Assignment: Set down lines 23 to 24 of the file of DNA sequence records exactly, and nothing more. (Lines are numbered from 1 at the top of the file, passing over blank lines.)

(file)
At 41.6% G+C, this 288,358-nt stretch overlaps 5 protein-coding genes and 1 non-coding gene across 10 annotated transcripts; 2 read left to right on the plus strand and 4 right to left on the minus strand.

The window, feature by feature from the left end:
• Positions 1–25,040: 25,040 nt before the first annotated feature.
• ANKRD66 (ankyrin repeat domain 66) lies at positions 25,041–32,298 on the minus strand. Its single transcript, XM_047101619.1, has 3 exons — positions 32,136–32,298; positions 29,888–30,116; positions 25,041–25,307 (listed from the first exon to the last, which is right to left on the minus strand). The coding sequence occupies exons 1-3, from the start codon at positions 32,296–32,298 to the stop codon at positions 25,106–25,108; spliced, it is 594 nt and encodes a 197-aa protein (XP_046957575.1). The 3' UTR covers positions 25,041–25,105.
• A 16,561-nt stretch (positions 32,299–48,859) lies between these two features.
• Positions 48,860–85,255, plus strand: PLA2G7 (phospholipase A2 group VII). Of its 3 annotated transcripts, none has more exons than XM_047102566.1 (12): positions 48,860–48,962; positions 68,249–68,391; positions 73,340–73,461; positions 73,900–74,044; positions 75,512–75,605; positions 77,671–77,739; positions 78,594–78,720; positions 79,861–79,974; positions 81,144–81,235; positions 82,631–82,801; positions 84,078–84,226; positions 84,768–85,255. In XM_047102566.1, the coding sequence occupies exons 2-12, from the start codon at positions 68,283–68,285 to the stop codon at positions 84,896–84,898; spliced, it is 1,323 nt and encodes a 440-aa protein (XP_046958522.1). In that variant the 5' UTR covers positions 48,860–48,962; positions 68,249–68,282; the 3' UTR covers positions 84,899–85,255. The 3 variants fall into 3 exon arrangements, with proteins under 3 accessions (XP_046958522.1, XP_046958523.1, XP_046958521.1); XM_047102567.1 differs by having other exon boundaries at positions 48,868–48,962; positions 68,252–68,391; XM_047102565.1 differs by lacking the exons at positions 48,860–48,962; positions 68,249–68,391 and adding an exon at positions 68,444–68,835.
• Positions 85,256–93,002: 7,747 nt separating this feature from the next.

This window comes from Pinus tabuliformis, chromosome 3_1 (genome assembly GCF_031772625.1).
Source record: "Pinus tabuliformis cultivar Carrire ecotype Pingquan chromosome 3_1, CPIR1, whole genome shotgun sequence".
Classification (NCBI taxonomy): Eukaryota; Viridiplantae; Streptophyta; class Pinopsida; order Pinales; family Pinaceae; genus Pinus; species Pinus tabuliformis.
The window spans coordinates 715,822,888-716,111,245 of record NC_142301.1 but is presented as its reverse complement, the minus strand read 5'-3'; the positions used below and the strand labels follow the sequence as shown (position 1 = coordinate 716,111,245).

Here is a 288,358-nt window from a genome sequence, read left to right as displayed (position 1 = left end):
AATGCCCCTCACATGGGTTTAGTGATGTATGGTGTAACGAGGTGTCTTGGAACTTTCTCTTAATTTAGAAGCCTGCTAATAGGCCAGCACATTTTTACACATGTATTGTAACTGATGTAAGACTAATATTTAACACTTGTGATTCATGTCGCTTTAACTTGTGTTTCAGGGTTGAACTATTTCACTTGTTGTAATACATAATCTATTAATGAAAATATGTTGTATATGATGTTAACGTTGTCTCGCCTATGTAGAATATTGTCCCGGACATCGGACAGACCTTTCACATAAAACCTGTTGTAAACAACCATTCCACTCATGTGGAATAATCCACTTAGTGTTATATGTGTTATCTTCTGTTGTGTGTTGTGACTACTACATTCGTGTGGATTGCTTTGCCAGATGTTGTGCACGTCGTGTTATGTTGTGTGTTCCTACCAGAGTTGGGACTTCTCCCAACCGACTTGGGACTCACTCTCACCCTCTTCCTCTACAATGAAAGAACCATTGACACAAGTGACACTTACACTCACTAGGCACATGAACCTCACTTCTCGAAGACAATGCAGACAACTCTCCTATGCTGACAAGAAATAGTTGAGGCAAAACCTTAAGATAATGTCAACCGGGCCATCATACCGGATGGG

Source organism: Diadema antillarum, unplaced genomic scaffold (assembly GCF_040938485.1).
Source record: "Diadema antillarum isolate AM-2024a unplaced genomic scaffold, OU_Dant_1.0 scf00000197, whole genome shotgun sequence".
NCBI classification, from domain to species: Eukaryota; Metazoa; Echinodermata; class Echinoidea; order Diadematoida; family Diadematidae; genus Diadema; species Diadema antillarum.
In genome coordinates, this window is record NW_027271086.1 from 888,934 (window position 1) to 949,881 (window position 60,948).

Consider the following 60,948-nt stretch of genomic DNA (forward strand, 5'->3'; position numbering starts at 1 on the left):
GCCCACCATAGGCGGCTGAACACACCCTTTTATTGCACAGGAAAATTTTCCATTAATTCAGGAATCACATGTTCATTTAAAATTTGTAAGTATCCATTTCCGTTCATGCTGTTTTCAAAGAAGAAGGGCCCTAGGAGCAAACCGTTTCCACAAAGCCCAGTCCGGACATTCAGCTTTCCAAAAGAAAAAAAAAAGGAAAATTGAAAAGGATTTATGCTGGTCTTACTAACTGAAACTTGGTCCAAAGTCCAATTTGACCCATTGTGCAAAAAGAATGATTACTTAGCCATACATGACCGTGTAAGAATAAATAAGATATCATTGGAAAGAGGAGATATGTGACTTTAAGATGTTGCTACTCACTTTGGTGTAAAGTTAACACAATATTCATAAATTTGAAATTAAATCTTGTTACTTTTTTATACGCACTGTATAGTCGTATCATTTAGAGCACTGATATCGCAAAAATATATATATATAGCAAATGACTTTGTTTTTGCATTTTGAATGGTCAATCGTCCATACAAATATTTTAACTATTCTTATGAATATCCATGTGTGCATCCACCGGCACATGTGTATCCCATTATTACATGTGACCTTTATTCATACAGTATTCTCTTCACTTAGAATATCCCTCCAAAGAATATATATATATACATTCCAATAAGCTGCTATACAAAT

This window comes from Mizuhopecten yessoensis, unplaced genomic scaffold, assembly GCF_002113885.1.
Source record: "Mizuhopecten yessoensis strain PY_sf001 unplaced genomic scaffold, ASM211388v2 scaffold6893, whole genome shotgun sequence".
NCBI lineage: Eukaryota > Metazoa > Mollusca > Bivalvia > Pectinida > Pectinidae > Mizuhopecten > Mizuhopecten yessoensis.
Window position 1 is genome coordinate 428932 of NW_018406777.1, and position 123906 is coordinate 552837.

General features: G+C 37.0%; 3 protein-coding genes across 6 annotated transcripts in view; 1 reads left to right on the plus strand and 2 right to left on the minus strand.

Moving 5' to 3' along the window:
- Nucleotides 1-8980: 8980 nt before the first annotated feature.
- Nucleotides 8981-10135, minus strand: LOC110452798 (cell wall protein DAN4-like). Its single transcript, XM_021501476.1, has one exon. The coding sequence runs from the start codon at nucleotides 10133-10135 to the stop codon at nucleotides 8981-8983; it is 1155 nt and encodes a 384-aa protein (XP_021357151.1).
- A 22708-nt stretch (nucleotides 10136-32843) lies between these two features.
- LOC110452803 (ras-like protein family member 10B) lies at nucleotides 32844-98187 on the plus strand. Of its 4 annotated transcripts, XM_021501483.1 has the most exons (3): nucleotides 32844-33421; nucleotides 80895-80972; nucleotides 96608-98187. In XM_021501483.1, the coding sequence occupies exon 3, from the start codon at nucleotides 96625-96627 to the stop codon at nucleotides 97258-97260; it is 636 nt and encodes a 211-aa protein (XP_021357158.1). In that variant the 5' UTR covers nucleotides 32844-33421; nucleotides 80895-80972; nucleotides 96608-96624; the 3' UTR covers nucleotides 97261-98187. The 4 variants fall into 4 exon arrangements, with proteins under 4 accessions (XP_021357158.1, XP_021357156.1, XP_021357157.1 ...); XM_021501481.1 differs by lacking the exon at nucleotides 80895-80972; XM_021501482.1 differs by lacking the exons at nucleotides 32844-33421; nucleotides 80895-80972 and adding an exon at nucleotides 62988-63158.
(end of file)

Window position 1 is genome coordinate 428932 of NW_018406777.1, and position 123906 is coordinate 552837.

General features: G+C 37.0%; 3 protein-coding genes across 6 annotated transcripts in view; 1 reads left to right on the plus strand and 2 right to left on the minus strand.